Wellington city councillors have agreed the capital's town hall will undergo earthquake strengthening and not be knocked down.
The council's new chief executive, Kevin Lavery, asked councillors on Tuesday to reconsider spending $43 million to strengthen the building.
The multimillion-dollar project will bring Wellington Town Hall up to 140% of the building standard.
Mr Lavery and the president of the Property Council, developer Ian Cassells, raised questions this week about the cost, which has risen from an original $32 million.
Mr Cassells said while he doesn't necessarily think the building should be torn down, ratepayers should be given a say and there should be more debate on the issue.
However, all councillors agreed the building was an important historical part of Wellington and should be kept.
They also said it is important for the council's credibility because it is asking private property owners to strengthen their buildings.
Deputy mayor Ian McKinnon said the importance of preserving the 109-year-old building far outweighs the big price tag.
He said the town hall is not only the home of democratic processes in Wellington, but is also a conference and convention centre. As a concert venue, the acoustics in its auditorium are rated as some of the best in the world, he said.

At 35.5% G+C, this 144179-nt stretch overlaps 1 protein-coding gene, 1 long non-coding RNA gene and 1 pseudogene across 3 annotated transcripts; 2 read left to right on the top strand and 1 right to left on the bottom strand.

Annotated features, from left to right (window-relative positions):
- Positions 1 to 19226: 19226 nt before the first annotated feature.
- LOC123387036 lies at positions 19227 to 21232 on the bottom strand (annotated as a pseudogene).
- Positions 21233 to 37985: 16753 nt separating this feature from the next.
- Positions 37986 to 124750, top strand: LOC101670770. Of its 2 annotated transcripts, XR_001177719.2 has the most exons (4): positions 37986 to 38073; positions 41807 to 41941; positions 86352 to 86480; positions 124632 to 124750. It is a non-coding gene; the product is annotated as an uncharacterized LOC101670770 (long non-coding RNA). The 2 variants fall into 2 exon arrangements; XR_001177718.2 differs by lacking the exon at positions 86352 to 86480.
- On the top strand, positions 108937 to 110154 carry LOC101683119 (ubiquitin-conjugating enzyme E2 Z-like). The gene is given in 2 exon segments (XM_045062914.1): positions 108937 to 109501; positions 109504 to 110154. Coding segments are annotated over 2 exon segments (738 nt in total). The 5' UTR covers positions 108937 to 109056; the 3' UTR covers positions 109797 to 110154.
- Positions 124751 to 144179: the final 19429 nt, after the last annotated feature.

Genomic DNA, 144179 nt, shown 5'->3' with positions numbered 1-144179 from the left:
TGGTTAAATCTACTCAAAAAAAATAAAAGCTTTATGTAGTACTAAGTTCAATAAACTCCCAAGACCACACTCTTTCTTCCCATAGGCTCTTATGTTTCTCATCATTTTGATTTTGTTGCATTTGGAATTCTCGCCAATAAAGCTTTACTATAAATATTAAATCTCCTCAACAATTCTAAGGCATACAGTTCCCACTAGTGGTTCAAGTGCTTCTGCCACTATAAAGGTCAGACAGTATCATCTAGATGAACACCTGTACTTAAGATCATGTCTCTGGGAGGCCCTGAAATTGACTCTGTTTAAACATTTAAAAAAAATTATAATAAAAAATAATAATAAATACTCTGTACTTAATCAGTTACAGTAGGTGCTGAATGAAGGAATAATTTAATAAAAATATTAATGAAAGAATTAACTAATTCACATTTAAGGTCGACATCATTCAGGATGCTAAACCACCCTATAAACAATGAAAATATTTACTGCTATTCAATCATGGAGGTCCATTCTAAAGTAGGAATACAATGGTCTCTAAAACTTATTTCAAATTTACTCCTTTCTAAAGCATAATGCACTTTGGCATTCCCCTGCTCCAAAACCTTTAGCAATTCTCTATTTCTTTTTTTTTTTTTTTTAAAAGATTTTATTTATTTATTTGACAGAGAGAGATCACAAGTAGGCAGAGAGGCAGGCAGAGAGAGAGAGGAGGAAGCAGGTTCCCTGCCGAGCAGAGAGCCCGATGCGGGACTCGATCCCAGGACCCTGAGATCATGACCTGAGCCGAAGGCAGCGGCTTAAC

Mr McKinnon said the money will be used to develop conference facilities in and around the building.
Mr Cassels expects the bill to reach $50 million, and with the cost of upgrading buildings like the Opera House yet to be calculated, he says, ratepayers may have to pay more as a result.
Mayor Celia Wade-Brown has said work on the town hall may ultimately cost more than currently budgeted.
Historic Places Trust delighted
The Historic Places Trust says it is delighted that the heritage-listed building is safe from demolition.
Central region general manager Ann Neill says the category-one structure is the oldest surviving purpose-built civic building in Wellington.
"This is great leadership from council, it's a unanimous agreement which shows how much they recognise this building contributes to our heritage landscape and that making seismic strengthening a priority for our civic building is something that council here in Wellington is leading New Zealand on."
Ms Neill says it is a priority the building is strengthened without interfering with its heritage aspects.
The decision will go to full council for a final vote.